Chlortetracycline (CTC) is one of the least expensive antibiotics that can be incorporated into feed to treat sick animals. It is broad spectrum and has many different clearance levels that can be employed to accomplish different production goals. It can be used as a growth promotant when fed continuously at 70 mg/head/day. Chlortetracycline can be used to control bacterial pneumonia associated with shipping fever when continuously fed at 350 mg/head/day. It can be used to control Anaplasmosis when continuously fed at 0.5 mg/lb. of bodyweight; or it can be used to treat bacterial enteritis caused by
Escherichia coli and bacterial pneumonia caused by Pasteurella multocida when fed for 5 days at 1 g/cwt. of bodyweight.
There are many different product concentrations (2, 4, 10, 20, 25, 50, 90, and 100 g/lb.). This allows for several different delivery mechanisms. For cattle on pasture, it can be incorporated into range minerals or cubes. For calves in a grow yard, we can incorporate it into a starter/grower balancer supplement, or crumbles can be top-dressed on
top of feed in the bunk. It is not legal to feed with Rumensin® but is legal to feed with Bovatec®. Therefore, CTC and Rumensin® cannot be combined together but Bovatec® and Aureomycin® branded CTC can be mixed together in the same feed.
Range Minerals: Normally 2800 g/ton of CTC is the floor-stocked mineral which provides 350 mg/head/day at a 4 oz. consumption. Many people use it for alleviating fescue toxicosis even though this level is only intended to control bacterial pneumonia caused by
Pasteurella spp. This level of CTC feeding does not control Anaplasmosis.
Anaplasmosis is an infectious disease of cattle that causes destruction of red blood cells. It is transmitted by ticks, flies, mosquitoes, and animal processing equipment such as needles. The disease is caused by a minute parasite,
Anaplasma marginale, found in the red blood cells of infected cattle. Symptoms are anemia (pale skin), a drop in milk production, extreme nervousness or aggressive behavior, rapid weight loss, fevers of 104° to 107° F, abortions, and death. To control Anaplasmosis, a mineral which provides 0.5 mg/lb. of bodyweight/day is needed. To achieve this, a mineral fed at 4 oz. to a 1400 lb. cow needs to contain 5600 g/t of CTC.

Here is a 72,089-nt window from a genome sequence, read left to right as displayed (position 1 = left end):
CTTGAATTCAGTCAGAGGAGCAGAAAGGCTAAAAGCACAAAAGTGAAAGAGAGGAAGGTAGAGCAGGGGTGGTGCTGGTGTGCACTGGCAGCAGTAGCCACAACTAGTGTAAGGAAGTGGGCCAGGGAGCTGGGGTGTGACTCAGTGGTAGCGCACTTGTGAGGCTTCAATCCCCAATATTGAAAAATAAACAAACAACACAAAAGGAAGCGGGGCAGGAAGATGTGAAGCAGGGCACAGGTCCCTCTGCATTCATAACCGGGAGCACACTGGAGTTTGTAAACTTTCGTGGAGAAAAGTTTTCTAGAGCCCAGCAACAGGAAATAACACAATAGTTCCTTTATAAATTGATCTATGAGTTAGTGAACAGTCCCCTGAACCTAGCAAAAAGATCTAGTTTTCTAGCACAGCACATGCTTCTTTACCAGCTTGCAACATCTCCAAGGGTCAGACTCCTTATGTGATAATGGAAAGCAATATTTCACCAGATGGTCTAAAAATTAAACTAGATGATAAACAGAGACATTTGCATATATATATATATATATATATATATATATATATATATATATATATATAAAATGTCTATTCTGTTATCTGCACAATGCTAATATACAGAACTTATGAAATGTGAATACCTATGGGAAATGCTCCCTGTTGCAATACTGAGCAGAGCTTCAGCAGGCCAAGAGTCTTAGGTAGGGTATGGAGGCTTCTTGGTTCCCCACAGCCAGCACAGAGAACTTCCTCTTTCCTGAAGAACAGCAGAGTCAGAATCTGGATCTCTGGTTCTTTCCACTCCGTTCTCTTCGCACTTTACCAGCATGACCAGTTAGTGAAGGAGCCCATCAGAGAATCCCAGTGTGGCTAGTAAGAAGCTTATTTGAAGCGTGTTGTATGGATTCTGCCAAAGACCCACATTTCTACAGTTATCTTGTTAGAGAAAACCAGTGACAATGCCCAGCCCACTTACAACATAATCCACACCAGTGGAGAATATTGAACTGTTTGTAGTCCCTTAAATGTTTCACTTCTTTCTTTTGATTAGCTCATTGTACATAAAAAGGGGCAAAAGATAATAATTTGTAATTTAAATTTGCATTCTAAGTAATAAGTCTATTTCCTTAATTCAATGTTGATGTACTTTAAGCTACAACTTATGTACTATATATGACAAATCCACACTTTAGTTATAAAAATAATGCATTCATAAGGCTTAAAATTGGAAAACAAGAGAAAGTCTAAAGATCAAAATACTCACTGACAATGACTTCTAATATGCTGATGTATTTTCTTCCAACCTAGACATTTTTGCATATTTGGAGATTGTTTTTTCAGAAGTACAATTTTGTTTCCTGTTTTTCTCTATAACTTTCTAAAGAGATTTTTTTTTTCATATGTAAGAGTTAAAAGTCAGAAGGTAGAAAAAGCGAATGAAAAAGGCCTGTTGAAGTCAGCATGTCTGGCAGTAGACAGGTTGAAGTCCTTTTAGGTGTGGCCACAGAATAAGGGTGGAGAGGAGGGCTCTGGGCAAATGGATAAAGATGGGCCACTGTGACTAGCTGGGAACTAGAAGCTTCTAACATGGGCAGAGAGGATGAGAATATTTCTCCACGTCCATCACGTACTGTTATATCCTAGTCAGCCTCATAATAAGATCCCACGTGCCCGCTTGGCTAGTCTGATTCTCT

Other benefits of CTC include a 19 - 21 lb. greater weaning weight in suckling calves (Corah et al. 1991), improved reproduction and conception rate (2% improvement) due to better control of uterine infections and faster return to estrus (birth 21 days earlier is worth $38 per head), and pinkeye can be minimized when feeding CTC. If CTC is fed for the entire year at 700 mg/head/day it would cost less than $10/head/year ($5/head for a 2800 g/ton mineral). The return would be $36 per calf ($1.80/lb. X 20 lbs.) plus the value of the improvement in reproduction ($14/head), totaling $40 return on a $10 investment.
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The weekend will feature showers, rain and thunderstorms in the Canadian Prairies, the north and east-central Plains, the western Midwest and some of the central Midwest. » More DTN Weather Commentary
Posted at 12:13PM Fri May 24, 2013 CDT
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Grass Tetany -- an ounce of prevention By Dan Loy, IBC interim director, and Mary Drewnoski, animal science postdoctoral research associate